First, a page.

“There’s nothing to tell.”
“Look at you, lying to your own mother. My phone’s been ringing off the hook. It’s all true, what Troy said.”
“You’re going to believe the word of a fifteen-year-old whose sole mission in life is to eat his weight daily?”
“He eats like you. He also thinks like you. You’ve got a smart one there,” she said fondly. “And don’t blame him. You’ve been seen at the bakery.”
Tanner sighed. “Forgot there for a moment that we live in Mayberry.”
She laughed. “Might as well be. I remember Callie as a girl. I cleaned her parents’ legal office at night for cash.”
“I didn’t know that,” Tanner said.
“No one did. I didn’t want charity, I wanted to work for what I earned. Her parents…” She shook her head. “They were good people, always made sure to give me a holiday and birthday bonus, but very self-involved. Scarcely noticed that they had a child.” She went on for a little bit about that time and what she knew and then she turned her eagle eye on Tanner. “Tell me what Callie is like now. I remember her as sweet. And smart. Very smart.”
“Still is,” Tanner said. “She’s running a site called TyingTheKnot.com, designing wedding websites and being a virtual wedding planner.”
Beatriz’s eyes lit up. “I heard this. A wedding site…”
He saw the stars in her eyes and laughed. “Don’t get any ideas, Mom.”
“Oh, I already have ideas. And they involve you not being on a dangerous job for once, killing yourself to make money for me, for Elisa, for Troy.”
“I’m not in a dangerous job now.”
“Hmm” was all she said.
“You’re still diving. When are you not going to need adrenaline rushes anymore? You’re too old for that.”
“I’m thirty-two, hardly old,” he said on a laugh. “And diving doesn’t bother my leg.”
“A man hits his prime at age seventeen.”
He was going to hope that wasn’t quite true. “I’ve always been careful.”
“No, you’ve always been hungry. You needed to support Elisa, even when she took advantage of you and lived in a way that was above her—and your—means. And then you felt the need to buy me this house…” She gestured to the two-bedroom townhouse he’d purchased for her after his second year on the rigs.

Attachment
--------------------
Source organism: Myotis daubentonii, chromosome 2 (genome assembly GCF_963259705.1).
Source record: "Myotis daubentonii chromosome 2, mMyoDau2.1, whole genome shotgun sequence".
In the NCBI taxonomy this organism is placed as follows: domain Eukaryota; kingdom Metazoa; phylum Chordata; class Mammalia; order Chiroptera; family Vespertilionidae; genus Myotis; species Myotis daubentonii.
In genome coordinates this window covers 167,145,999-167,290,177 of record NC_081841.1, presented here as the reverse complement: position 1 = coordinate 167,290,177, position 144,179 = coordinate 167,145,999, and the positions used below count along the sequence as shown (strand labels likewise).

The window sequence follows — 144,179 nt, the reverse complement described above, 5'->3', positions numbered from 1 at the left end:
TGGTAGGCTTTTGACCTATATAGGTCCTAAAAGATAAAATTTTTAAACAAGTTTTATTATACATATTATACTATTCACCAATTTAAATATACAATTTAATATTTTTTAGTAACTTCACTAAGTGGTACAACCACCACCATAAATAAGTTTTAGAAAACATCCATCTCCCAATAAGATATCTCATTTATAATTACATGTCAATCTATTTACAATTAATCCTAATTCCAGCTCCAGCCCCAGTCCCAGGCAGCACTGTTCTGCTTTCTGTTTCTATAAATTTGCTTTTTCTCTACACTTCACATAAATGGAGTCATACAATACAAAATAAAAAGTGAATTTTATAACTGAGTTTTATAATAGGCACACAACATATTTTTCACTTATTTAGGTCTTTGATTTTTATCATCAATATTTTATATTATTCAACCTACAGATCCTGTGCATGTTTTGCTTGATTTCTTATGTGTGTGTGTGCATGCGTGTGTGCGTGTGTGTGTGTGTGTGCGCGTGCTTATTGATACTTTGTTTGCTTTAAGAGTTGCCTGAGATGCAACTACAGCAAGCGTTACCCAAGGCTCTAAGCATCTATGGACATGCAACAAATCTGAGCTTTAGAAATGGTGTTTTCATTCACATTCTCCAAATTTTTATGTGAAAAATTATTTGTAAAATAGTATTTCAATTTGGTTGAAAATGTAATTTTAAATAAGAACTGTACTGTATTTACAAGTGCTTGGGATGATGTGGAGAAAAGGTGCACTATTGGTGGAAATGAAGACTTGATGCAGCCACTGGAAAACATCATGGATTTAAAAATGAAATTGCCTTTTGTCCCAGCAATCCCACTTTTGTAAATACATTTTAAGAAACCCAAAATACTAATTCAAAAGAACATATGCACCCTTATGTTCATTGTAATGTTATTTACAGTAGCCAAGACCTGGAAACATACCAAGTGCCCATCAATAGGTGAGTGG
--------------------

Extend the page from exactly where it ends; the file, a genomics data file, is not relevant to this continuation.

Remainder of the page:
“You’d always wanted your own place,” he murmured.
“And I love it. I love you. I just want it to be your turn to be happy.” She smiled. “A wedding site.”
“What? It sounds so romantic.”
“It’s not,” Tanner said. “It’s a paycheck, that’s all.”
She made a small tsking sound in her throat. “If she feels that way, then the two of you are well suited.”
Tanner grinned at her.
“I don’t find it funny, my only son refusing to let himself love.”
He sighed, wrapped an arm around her shoulders, and pulled her in. “I love plenty. I love you, you meddling old woman.”
“Hmph,” she said, looking secretly pleased.
Tanner reached for another doughnut hole, freezing when he caught sight of his mom’s mail. The top piece was a bank statement, opened. He zeroed in on the bottom line and the balance there. “Jesus. Did you win the lottery when I wasn’t looking?”
“Don’t take the Lord’s name in vain,” she said. “And yes, I did win the lottery. The son lottery.”
He took his gaze off the statement and stared at her.
She stared back, a little smugly, he thought, and he narrowed his eyes. “You’re scaring me,” he said.
“Don’t be silly. I scare no one.”
“You scare everyone. The money, Mom. How did you get that much money?”
“Mine.” He looked at the balance again and shook his head. “What?”
“It’s the money you’ve given me over the years. At first I used some of it, I had to. But then I caught up. I told you this but you wouldn’t listen. Or stop giving me your hard-earned money. So I started saving it. Figured one day I could help you for a change.”
“Mom,” he said softly, staggered.
“I was waiting for a rainy day,” she said. “That might be a rainy day called Troy’s College Fund, I don’t know. Maybe it’s a rainy day called the Turks and Caicos. Whatever you want, baby.”
He took her hands and looked into her eyes. “I told you that money was for you and I meant it.”
“And I told you I didn’t need it. But you always were stubborn as a jackass. Got that from your daddy because God knows I’m not like that.”
“Yeah,” he said dryly. “God knows.”
“Listen.” She set her hands on her cheeks. “I know and everyone else knows that you give to whoever’s in need. You’ve always worked so hard. Then you started Lucky Harbor Charters with Sam and Cole and you still worked your buns off. You’ve always felt you had to be the hardest worker because you didn’t start out with as much as everyone else. You cover your own burdens. It’s what makes you special. But, baby, you can relax a little bit now. You have a cushion.”